Lion’s Club program sheds light on local man’s long struggle


CR/KRISTIN BURDEY Loren Rue recently underwent Deep Brain Stimulation therapy for a movement disorder known as “Essential Tremors.” Loren is pictured here with his wife, Jean.
By : 
Kristin Burdey
Tri-County Record

If you’ve never heard of a movement disorder known as “essential tremors” you’re not alone. Peterson resident Loren Rue had suffered from the ailment for nearly a decade before he could put a name on his condition.

In an upcoming program sponsored by the Rushford Lion’s Club, Dr. Rachel Biemiller, a neurologist with Gundersen Health System, will be discussing the topic of treatment for disorders such as Parkinson’s disease and Essential Tremors, including a procedure recently performed on Loren Rue. The free presentation by Dr. Biemiller, who specializes in movement disorders, is scheduled for Wednesday, April 3, at the Rushford Legion at 7 p.m.  

Rue began experiencing a slight tremor in his voice and in his hands about a decade ago while still living on the farm on Dump Hill Road. His doctor had suggested that an appointment with a specialist in neurology would be in his best interest, but Rue declined the advice, believing his problem to be less serious than it was.

But as Rue’s symptoms grew progressively worse, so did his concerns. “It was getting so that I didn’t want to go out to eat in a public place because it was so hard to manage. I had to drink my coffee with two hands,” Rue recalled. His increasingly severe tremors impacted everything from his vocal chords to his fine motor skills, which were essential to his job as owner of Purchasing Power. Social gatherings like weddings and funerals were particularly difficult because when trying to carry both a plate and cup, spillage was inevitable. “It was a real pain to deal with.”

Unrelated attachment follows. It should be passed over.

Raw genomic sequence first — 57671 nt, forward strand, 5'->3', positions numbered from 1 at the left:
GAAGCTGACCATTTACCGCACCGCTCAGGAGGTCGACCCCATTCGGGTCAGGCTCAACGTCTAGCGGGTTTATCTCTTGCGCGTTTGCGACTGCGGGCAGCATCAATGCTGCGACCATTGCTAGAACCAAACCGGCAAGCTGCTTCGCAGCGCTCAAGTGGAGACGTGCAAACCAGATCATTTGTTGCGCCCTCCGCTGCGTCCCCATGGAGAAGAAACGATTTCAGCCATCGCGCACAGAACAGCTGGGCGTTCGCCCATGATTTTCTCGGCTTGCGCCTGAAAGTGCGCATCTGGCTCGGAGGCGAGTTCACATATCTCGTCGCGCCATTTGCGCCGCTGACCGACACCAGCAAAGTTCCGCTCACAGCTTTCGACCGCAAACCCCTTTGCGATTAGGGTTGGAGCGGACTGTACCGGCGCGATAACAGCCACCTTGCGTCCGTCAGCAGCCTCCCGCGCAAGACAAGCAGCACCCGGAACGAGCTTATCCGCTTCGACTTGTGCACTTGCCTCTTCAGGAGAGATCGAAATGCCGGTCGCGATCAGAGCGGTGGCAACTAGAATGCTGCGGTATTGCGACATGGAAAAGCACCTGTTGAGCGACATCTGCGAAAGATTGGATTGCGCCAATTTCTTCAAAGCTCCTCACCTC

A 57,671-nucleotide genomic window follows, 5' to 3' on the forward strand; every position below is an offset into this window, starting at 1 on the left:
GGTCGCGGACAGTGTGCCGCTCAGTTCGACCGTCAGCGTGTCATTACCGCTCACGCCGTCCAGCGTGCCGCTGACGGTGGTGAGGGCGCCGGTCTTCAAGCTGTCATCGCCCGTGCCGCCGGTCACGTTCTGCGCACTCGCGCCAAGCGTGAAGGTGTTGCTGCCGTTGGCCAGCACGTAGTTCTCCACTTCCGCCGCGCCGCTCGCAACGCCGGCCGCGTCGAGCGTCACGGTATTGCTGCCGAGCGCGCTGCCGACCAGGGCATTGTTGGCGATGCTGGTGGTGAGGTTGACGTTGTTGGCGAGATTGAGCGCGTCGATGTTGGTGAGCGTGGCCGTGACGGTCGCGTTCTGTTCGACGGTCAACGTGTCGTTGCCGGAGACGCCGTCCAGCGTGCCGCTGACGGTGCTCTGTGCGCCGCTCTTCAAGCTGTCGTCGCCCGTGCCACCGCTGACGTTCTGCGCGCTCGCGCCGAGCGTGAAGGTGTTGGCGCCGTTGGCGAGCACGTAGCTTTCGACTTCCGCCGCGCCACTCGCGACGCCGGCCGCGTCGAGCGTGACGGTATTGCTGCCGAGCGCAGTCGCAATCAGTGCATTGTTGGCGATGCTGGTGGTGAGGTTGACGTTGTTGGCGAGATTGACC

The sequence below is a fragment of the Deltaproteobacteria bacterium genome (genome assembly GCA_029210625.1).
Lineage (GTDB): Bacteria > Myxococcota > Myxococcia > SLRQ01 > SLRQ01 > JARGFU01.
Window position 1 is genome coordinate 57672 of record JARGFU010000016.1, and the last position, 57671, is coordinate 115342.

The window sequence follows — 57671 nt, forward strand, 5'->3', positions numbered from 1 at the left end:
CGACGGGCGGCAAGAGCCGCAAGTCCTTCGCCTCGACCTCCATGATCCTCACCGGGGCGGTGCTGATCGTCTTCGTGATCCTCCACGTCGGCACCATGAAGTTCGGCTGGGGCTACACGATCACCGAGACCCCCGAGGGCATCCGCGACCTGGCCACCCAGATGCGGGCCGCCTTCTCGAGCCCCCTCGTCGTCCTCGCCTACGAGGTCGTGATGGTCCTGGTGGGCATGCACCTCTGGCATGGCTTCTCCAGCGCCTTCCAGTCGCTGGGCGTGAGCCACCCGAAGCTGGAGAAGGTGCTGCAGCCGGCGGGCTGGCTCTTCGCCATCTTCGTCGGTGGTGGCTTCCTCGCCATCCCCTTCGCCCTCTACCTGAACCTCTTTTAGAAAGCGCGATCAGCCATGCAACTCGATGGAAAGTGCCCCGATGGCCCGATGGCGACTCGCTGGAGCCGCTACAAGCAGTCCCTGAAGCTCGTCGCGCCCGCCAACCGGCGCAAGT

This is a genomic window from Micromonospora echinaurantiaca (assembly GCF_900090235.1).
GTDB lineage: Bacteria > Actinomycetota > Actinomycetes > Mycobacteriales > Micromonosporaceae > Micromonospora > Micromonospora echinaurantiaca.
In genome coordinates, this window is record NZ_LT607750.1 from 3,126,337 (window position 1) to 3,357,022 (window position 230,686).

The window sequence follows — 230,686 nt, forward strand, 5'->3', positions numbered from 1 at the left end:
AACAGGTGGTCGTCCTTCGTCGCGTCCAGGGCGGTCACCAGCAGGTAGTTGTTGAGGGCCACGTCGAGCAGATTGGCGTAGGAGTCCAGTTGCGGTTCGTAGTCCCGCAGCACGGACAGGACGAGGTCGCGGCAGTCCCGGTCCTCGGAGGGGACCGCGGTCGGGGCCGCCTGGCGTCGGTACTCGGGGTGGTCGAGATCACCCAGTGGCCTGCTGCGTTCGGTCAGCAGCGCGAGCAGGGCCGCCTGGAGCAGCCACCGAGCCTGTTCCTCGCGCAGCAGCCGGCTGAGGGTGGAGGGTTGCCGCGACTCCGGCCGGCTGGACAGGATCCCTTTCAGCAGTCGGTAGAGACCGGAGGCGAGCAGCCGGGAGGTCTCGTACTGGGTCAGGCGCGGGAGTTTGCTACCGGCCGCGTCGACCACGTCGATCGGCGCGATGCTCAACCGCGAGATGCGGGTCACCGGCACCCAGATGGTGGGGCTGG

It took the retirement of his  general practitioner for Rue to take action. “A new doctor named Dr. Hammel came in and said, “I am making you an appointment,” Rue reflected, realizing that further care was no longer optional but necessary.

Testing determined that Rue was demonstrating symptoms of a broader category called “essential tremors.” The condition is sometimes misdiagnosed as Parkinson’s disease, as the disorders present some of the same symptoms. Both are considered disorders of movement, but there are significant differences between the two.

The first step was for Rue to try a number of different medications in the search for the right one. “If they can control (the tremors) with a pill, that is ideal,” he explained. Rue was prescribed a variety of medications, including seizure drugs. “After three or four different pills, they determined that the drugs weren’t working. Then I became a candidate for surgery.”

That surgery is a procedure called Deep Brain Stimulation (DBS) Therapy. According to the Mayo Clinic, DBS involves implanting electrodes within certain areas of the brain to produce electrical impulses for the purpose of regulating abnormal impulses. In order to be eligible for the surgery, a number of factors needed to be taken into consideration to evaluate whether a patient is a good candidate including a patient’s overall health.